BookSeller: "Ferrantes success has changed the perception of Europa Editions. My job now is to really push the whole list so that people who come to us by Ferrante stay with us."
Date: Sep 28 2015
Four years after it was first published in the UK, My Brilliant Friend by Italian novelist Elena Ferrante broke into the UK Official Top 50 last week, and is currently celebrating its second week there (at number 50).
It’s a sweet moment of success for publisher Europa Editions and for Daniela Petracco, who runs the publisher’s London operations. The indie was founded by Italian publishers Sandro Ferri and Sandra Ozzola Ferri in Rome, with a New York office opening 10 years ago; Petracco joined from Andrew Nurnberg Associates to launch a UK base in 2011. My Brilliant Friend, the opening novel in Ferrante’s quartet about Elena and Lila, two girls from a working-class district of Naples, was Petracco’s first big book.
She says: “I knew the work of Elena Ferrante very well. It was what first drew me to Europa Editions, and my boss and all my colleagues in Rome and New York had very high hopes.” But My Brilliant Friend was published “to a resounding silence” from reviewers. It was also a difficult retail climate. “Everyone was open to stocking Ferrante, but in tiny numbers,” remembers Petracco four years on.
Review coverage emerged gradually: a favourable piece in the TLS in early 2012; more coverage when book two, The Story of a New Name, came out; but the turning point was a piece by James Wood in the New Yorker in 2013—“it projected Ferrante onto the radar of a certain calibre of English-language readers,” Petracco says. Meanwhile, she herself was pressing the books on everyone: “I learned you have to be patient. It’s about being in the right place at the right time—but to do that, you have to be in a lot of places a lot of the time.”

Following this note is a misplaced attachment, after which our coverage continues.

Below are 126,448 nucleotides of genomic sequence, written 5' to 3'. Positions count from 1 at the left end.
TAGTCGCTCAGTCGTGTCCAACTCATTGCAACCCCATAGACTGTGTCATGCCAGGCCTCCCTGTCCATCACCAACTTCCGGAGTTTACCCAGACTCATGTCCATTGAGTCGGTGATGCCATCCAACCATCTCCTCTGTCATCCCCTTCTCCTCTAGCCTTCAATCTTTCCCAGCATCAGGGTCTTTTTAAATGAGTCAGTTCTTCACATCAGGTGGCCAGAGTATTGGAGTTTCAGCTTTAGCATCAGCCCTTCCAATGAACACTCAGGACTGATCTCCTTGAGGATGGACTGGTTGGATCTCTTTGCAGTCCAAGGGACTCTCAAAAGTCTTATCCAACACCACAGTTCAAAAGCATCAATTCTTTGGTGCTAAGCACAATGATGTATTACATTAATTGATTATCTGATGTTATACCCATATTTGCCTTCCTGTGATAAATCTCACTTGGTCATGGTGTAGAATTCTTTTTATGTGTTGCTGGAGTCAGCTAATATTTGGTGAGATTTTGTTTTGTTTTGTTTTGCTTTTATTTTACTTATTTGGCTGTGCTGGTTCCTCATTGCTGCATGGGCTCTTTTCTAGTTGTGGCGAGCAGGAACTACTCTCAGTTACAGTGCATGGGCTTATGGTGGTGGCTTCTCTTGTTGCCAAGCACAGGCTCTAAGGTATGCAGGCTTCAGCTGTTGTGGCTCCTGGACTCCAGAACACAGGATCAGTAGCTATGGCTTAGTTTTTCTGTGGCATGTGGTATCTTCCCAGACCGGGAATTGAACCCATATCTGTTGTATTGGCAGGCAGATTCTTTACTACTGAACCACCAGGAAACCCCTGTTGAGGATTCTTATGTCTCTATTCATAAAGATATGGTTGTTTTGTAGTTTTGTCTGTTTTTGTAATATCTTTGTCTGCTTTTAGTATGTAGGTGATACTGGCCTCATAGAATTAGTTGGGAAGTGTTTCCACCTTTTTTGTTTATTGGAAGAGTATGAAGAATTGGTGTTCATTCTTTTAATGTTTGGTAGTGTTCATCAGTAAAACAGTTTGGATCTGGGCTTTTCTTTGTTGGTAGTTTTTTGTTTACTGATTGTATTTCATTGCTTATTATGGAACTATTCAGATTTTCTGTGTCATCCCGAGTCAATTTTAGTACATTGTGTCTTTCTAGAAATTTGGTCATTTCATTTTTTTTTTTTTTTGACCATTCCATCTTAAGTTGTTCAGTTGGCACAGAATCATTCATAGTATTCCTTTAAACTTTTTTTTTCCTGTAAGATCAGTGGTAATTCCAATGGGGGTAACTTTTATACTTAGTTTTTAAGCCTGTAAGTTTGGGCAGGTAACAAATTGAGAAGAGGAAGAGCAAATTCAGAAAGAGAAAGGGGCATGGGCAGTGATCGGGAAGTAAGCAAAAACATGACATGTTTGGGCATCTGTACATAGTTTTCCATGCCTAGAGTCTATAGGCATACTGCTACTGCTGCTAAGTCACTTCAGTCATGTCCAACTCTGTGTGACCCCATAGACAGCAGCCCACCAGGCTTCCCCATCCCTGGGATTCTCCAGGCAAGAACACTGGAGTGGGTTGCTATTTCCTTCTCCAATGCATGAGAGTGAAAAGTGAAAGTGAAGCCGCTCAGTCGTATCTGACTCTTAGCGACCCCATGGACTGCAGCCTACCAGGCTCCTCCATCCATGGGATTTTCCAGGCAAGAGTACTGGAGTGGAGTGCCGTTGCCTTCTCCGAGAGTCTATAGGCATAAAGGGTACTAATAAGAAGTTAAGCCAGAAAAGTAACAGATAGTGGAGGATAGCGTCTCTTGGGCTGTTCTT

Last year Ferrante developed cult status, with word circulating among those in the know; now she has become mainstream. Nielsen BookScan puts UK sales at over 90,000 units, and Europa hopes that figure could double by the end of 2015 as readers of My Brilliant Friend progress to the other novels. Among retail successes, W H Smith has this week included My Brilliant Friend in its book chart display.
Petracco says Ferrante stands out “because her books work on so many levels: they are amazing page-turners, the stories grab you and draw you in; they are also coming-of-age novels, state-of-the-nation novels, feminist tracts, books about mental health and illness . . . there is so much in there. They can also be read in a spirit of memoir—they are about a writer called Elena—and I think they are miles more fun than [Karl Ove] Knausgaard!”
The author’s concealed identity (Ferrante is a pen name and she refuses to make any public appearances—Petracco has never met her) is a PR disadvantage, though journalists can use it as a story angle. In the absence of an author, Petracco has scheduled events with translator Ann Goldstein and critics who are Ferrante fans (Polly Samson and Rosie Goldsmith at Waterstones Piccadilly on 1st October, Joanna Biggs and Alex Clark at the London Review Bookshop the following day).
Now, Petracco says, her job is to bring readers to other Europa titles. In the UK, the indie brings out 20–25 fiction titles a year, most of them in translation, including from Italian, French, Spanish and German, all in paperback and with colourful cover designs. Authors include the Italian noir crime writer Massimo Carlotto and the darkly comic German novelist Alina Bronsky. Petracco says: “Ferrante’s success has changed the perception of Europa Editions. My job now is to really push the whole list so that people who come to us by Ferrante stay with us. That’s definitely happening in the US; there are bookshops where customers ask: ‘What’s new from Europa?’”